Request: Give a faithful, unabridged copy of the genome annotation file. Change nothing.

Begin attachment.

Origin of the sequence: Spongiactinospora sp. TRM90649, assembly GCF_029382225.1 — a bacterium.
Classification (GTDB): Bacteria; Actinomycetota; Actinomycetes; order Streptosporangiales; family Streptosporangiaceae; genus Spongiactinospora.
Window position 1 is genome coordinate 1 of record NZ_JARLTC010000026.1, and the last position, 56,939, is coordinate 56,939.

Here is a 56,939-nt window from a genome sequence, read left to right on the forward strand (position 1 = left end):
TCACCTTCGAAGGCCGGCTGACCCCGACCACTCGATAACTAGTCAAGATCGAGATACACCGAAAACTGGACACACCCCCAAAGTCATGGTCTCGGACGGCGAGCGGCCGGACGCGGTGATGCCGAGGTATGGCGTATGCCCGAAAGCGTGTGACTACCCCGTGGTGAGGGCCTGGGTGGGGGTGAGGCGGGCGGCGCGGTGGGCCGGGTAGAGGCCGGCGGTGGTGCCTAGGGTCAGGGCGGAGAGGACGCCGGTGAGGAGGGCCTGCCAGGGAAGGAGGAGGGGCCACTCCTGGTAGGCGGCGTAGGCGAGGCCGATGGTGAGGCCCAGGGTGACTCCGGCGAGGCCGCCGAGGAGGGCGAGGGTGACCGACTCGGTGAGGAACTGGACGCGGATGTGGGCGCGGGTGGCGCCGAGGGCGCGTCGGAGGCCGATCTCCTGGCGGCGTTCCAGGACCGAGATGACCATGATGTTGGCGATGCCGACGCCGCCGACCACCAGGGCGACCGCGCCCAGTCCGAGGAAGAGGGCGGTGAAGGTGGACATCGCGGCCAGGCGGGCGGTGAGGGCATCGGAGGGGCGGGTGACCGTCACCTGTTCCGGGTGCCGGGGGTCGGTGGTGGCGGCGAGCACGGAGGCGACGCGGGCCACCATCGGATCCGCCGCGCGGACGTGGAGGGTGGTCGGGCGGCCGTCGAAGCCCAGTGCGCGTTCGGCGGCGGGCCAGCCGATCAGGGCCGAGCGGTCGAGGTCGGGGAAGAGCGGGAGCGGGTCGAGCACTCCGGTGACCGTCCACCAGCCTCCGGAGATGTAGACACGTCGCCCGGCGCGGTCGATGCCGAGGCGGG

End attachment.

Origin of the sequence: Spongiactinospora sp. TRM90649, assembly GCF_029382225.1 — a bacterium.
Classification (GTDB): Bacteria; Actinomycetota; Actinomycetes; order Streptosporangiales; family Streptosporangiaceae; genus Spongiactinospora.
Window position 1 is genome coordinate 1 of record NZ_JARLTC010000026.1, and the last position, 56,939, is coordinate 56,939.

Here is a 56,939-nt window from a genome sequence, read left to right on the forward strand (position 1 = left end):
TCACCTTCGAAGGCCGGCTGACCCCGACCACTCGATAACTAGTCAAGATCGAGATACACCGAAAACTGGACACACCCCCAAAGTCATGGTCTCGGACGGCGAGCGGCCGGACGCGGTGATGCCGAGGTATGGCGTATGCCCGAAAGCGTGTGACTACCCCGTGGTGAGGGCCTGGGTGGGGGTGAGGCGGGCGGCGCGGTGGGCCGGGTAGAGGCCGGCGGTGGTGCCTAGGGTCAGGGCGGAGAGGACGCCGGTGAGGAGGGCCTGCCAGGGAAGGAGGAGGGGCCACTCCTGGTAGGCGGCGTAGGCGAGGCCGATGGTGAGGCCCAGGGTGACTCCGGCGAGGCCGCCGAGGAGGGCGAGGGTGACCGACTCGGTGAGGAACTGGACGCGGATGTGGGCGCGGGTGGCGCCGAGGGCGCGTCGGAGGCCGATCTCCTGGCGGCGTTCCAGGACCGAGATGACCATGATGTTGGCGATGCCGACGCCGCCGACCACCAGGGCGACCGCGCCCAGTCCGAGGAAGAGGGCGGTGAAGGTGGACATCGCGGCCAGGCGGGCGGTGAGGGCATCGGAGGGGCGGGTGACCGTCACCTGTTCCGGGTGCCGGGGGTCGGTGGTGGCGGCGAGCACGGAGGCGACGCGGGCCACCATCGGATCCGCCGCGCGGACGTGGAGGGTGGTCGGGCGGCCGTCGAAGCCCAGTGCGCGTTCGGCGGCGGGCCAGCCGATCAGGGCCGAGCGGTCGAGGTCGGGGAAGAGCGGGAGCGGGTCGAGCACTCCGGTGACCGTCCACCAGCCTCCGGAGATGTAGACACGTCGCCCGGCGCGGTCGATGCCGAGGCGGG